·       Strengthening of the core business – by strengthening of the market position, by focusing on economies of scale and by optimization of cost structures.

·       Development of contingency plans for unexpected events – early development of alternative strategies for worst-case scenarios.

·       Definition of objectives, priorities and values – a strong alignment to corporate values and priorities makes decision-making easier, since these values can serve as a model even if there is not enough information.


Kathleen M. Eisenhardt and Donald N. Sull pick up these ideas in similar thoughts. They suggest a strategy of simple rules: organizations determine a small number of important strategic processes and develop simple rules for decision-making regarding these processes. Such key processes could be for example innovation, acquisitions, or product development. Simple rules for these processes could determine timeframes, boarders of responsibility, activities etc.






How-to rules

They spell out key features of how a process is executed – “What makes our process unique?”

Akami’s rules for the customer service process: staff must consist of technical gurus, every question must be answered on the first call or e-mail, and R&D staff must rotate through customer service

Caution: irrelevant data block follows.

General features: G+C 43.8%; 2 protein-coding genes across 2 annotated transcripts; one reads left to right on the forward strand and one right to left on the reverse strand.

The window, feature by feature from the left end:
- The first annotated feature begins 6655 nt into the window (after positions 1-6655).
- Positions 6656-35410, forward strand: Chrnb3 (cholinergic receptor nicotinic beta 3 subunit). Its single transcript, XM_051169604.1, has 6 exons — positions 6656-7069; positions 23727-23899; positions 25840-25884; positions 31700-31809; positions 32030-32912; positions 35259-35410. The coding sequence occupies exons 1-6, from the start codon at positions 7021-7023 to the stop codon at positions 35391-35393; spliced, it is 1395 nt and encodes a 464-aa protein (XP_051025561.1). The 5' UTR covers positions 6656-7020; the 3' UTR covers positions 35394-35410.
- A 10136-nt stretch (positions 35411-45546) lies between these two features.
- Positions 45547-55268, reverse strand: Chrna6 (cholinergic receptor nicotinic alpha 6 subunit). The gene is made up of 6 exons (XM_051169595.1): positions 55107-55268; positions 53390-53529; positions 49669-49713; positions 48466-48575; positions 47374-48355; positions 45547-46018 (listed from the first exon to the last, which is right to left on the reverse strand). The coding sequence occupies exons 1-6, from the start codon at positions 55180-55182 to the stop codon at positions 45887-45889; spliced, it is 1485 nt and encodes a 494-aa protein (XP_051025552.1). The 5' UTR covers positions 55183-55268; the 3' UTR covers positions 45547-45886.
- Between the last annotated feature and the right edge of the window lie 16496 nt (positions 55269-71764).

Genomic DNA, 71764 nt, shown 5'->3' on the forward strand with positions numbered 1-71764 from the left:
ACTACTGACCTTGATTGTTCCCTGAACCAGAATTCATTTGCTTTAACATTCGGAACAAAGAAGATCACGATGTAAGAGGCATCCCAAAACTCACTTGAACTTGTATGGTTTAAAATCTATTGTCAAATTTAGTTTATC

Boundary rules

They focus managers’ on which opportunities can be pursued and which are outside the pale.

Cisco’s early acquisition rule: companies to be acquired must have no more than 75 employees, 75% of whom are engineers

Priority rules

They help managers tank the accepted opportunities.

Intel’s rule for allocating manufacturing capacity: allocation is based on a product’s gross margin

Timing rules

They synchronize managers with the pace of emerging opportunities and other parts of the company.

Nortel’s rules for product development: project teams must know when a product has to be delivered to the leading customer to win, and product development time must be less than 18 months

Exit rules

They help managers decide when to pull out of yesterday’s opportunities.

Oticon’s rule for pulling the plug on projects in development: if a key team member – manager or not – chooses to leave the project for another within the company, the project is killed

Source: Kathleen M. Eisenhardt, Donald N. Sull „Strategy as simple rules“